Quandaries and Queries

Hi,

I have a question re: mean and median. I know what the difference is but just need some clarification on when you would use the mean and when you would use the median. Isn't it the case that with a skewed distribution the average (mean) would be higher or lower than the median, but with a normal distribution they would be very similar values?

If you have any examples to help explain this that would be greatly appreciated.

I am a teacher (of sorts!) and the person who is asking me the question is actually my boss!

Jan

Hi Jan,

Suppose that you are looking at the annual salary of professional hockey players and you calculate the mean X and the median Y. I would expect that X is considerably larger than Y since some hockey players make a great deal of money. If you were looking at the annual salary of teachers I would expect that the mean and median are quite close. The distribution of salaries of professional hockey players is skewed by the highly spayed players but the distribution of salaries of teachers is much more symmetric.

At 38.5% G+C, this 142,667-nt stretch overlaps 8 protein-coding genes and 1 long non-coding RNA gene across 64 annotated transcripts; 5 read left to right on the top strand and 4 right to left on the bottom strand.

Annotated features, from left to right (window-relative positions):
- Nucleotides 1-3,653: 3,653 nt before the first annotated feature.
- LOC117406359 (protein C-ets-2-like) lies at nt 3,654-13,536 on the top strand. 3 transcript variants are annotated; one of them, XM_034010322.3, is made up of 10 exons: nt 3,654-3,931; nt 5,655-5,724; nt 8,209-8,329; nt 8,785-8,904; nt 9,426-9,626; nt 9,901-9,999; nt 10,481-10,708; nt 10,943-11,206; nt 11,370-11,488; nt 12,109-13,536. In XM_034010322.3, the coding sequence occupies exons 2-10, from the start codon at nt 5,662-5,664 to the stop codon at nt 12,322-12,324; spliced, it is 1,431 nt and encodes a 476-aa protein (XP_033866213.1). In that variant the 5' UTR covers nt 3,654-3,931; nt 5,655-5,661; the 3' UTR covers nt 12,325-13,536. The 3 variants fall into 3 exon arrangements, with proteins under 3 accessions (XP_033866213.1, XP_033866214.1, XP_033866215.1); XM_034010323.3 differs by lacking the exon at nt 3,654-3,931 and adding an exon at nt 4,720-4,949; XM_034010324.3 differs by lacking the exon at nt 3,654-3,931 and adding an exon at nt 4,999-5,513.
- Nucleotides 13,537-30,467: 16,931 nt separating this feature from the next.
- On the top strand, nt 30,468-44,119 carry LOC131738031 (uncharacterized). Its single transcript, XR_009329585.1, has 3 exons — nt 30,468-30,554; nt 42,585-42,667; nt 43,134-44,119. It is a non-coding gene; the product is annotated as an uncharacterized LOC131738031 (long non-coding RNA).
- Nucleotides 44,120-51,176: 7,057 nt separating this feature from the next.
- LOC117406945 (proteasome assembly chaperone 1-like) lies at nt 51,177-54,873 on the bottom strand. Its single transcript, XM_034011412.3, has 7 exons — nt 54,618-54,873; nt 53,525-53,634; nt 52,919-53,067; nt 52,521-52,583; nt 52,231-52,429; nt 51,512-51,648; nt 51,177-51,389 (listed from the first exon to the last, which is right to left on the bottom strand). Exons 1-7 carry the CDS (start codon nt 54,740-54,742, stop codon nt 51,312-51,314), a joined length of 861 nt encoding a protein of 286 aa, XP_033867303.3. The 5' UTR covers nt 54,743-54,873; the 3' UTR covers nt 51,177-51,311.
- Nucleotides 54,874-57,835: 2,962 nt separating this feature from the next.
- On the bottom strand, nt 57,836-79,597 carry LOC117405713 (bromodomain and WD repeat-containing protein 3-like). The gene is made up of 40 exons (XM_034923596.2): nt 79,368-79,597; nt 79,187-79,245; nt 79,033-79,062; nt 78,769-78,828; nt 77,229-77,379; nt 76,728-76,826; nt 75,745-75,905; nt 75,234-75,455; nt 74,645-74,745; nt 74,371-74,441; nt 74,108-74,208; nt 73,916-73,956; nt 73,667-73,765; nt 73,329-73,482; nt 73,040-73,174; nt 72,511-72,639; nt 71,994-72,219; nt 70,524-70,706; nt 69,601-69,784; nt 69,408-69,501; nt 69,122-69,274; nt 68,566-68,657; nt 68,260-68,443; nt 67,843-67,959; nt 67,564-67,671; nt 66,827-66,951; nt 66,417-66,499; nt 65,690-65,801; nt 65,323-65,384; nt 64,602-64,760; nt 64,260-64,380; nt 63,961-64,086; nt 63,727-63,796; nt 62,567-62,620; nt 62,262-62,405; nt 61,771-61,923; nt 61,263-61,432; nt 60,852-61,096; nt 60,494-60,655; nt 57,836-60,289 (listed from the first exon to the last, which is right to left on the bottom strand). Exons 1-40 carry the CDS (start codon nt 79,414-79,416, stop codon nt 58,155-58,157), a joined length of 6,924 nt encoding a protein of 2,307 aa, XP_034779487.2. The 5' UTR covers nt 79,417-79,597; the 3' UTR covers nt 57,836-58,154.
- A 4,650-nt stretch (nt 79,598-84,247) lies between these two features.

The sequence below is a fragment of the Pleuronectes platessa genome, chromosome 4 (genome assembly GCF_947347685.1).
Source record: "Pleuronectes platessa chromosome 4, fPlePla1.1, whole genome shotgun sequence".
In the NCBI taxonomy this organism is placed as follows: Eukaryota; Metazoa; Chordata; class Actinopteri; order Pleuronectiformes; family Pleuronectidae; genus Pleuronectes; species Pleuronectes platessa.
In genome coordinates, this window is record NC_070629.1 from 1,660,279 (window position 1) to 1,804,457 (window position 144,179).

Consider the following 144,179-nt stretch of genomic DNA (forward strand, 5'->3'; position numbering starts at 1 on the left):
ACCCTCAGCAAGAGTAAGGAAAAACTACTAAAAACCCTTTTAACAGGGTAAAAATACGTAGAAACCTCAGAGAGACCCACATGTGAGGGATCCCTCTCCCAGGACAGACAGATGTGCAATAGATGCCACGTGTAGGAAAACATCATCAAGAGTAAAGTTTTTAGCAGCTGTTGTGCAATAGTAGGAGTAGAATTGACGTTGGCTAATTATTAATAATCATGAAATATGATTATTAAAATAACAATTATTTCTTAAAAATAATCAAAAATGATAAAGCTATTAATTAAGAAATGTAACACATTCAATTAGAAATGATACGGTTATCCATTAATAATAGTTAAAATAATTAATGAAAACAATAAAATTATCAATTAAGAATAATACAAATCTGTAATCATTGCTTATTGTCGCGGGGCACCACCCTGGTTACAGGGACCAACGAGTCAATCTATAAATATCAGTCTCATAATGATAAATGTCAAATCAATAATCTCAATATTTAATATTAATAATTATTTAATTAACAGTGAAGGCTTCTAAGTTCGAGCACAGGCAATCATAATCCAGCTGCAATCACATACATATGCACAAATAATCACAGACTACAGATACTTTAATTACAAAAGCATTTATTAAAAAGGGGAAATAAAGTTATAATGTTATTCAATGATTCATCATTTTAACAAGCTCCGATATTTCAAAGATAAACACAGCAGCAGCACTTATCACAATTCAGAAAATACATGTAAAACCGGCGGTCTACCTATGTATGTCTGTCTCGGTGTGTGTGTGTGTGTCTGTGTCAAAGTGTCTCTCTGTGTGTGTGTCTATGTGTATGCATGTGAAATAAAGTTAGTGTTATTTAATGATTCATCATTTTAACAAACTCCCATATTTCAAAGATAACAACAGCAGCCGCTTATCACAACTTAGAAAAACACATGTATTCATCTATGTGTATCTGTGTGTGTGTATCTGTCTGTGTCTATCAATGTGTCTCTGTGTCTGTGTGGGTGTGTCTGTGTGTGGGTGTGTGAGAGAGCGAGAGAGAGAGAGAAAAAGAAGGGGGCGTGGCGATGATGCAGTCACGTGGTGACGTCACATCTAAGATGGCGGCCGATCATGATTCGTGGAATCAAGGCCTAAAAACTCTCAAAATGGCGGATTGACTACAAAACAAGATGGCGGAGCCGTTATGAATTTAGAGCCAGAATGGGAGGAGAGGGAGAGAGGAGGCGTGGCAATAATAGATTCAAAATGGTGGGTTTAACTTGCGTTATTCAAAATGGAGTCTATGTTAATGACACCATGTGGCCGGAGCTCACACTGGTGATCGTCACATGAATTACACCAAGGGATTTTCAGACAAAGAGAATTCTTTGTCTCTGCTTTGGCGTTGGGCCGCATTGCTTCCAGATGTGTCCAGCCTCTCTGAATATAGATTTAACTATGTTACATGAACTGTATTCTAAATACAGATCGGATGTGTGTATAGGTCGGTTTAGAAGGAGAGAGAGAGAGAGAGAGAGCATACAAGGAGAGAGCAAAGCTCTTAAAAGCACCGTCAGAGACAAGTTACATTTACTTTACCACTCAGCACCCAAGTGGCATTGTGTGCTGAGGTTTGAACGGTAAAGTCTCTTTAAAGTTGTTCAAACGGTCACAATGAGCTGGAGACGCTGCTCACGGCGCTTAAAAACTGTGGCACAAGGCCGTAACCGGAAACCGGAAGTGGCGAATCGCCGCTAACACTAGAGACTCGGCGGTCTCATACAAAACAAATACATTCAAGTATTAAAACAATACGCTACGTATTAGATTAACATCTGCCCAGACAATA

Here is an example with real data from Statistics Canada. The data is owned agricultural land by province in 2001.

 Province Hectares Newfoundland and Labrador 12,006 Prince Edward Island 193,248 Nova Scotia 353,739 New Brunswick 323,956 Quebec 2,852,943 Ontario 3,793,273 Manitoba 4,747,151 Saskatchewan 16,040,068 Alberta 12,424,756 British Columbia 1,525,437

Source: Statistics Canada, Census of Agriculture.

The mean is 4,226,657.7 hectares per province, but the median is 2,189,190 hectares per province. The large amount of agricultural land in Saskatchewan and Alberta skews the data. While the mean is more than 4 million hectares, half the provinces have less than 2 million hectares of owned agricultural land.

I hope this helps,
Penny

Go to Math Central